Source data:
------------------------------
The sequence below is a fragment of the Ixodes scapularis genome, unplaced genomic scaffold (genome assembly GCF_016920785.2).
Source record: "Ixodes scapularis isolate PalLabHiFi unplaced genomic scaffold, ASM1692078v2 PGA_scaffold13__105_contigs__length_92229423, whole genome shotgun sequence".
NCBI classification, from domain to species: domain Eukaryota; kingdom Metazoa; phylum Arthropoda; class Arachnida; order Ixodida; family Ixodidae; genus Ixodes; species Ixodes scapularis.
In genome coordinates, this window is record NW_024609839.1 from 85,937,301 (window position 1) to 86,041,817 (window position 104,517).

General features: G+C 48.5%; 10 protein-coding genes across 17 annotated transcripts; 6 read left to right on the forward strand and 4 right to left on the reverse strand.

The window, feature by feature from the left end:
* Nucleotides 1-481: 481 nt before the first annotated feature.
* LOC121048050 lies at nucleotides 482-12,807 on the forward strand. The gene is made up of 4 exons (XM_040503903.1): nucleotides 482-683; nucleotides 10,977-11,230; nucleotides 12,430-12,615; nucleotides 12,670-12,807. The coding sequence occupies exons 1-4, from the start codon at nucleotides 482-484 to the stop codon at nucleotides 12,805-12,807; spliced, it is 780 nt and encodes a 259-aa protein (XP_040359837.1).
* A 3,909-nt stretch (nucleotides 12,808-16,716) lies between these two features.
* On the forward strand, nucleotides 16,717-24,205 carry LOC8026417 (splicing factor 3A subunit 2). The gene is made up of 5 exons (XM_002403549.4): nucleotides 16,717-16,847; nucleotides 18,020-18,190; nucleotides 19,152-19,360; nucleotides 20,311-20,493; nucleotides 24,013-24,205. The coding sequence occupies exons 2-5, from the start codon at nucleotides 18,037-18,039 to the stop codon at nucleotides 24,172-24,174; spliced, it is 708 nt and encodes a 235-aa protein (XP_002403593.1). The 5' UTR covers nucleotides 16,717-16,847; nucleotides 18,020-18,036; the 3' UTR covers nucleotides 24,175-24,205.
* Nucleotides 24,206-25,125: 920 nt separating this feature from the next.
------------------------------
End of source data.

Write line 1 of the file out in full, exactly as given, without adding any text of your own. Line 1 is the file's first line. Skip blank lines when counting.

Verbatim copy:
The sequence below is a fragment of the Ixodes scapularis genome, unplaced genomic scaffold (genome assembly GCF_016920785.2).